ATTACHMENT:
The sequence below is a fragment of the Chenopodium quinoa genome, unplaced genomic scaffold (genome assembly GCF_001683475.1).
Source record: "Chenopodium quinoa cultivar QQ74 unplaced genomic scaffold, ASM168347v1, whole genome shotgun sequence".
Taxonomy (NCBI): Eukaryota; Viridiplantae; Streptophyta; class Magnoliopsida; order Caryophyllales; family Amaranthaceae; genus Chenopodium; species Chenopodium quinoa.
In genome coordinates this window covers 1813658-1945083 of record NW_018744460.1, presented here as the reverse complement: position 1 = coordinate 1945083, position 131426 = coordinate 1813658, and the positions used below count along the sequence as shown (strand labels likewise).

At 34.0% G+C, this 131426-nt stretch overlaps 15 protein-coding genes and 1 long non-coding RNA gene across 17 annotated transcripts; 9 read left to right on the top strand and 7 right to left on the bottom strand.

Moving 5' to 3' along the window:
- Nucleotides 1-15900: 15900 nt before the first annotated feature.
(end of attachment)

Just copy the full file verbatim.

The sequence below is a fragment of the Chenopodium quinoa genome, unplaced genomic scaffold (genome assembly GCF_001683475.1).
Source record: "Chenopodium quinoa cultivar QQ74 unplaced genomic scaffold, ASM168347v1, whole genome shotgun sequence".
Taxonomy (NCBI): Eukaryota; Viridiplantae; Streptophyta; class Magnoliopsida; order Caryophyllales; family Amaranthaceae; genus Chenopodium; species Chenopodium quinoa.
In genome coordinates this window covers 1813658-1945083 of record NW_018744460.1, presented here as the reverse complement: position 1 = coordinate 1945083, position 131426 = coordinate 1813658, and the positions used below count along the sequence as shown (strand labels likewise).

At 34.0% G+C, this 131426-nt stretch overlaps 15 protein-coding genes and 1 long non-coding RNA gene across 17 annotated transcripts; 9 read left to right on the top strand and 7 right to left on the bottom strand.

Moving 5' to 3' along the window:
- Nucleotides 1-15900: 15900 nt before the first annotated feature.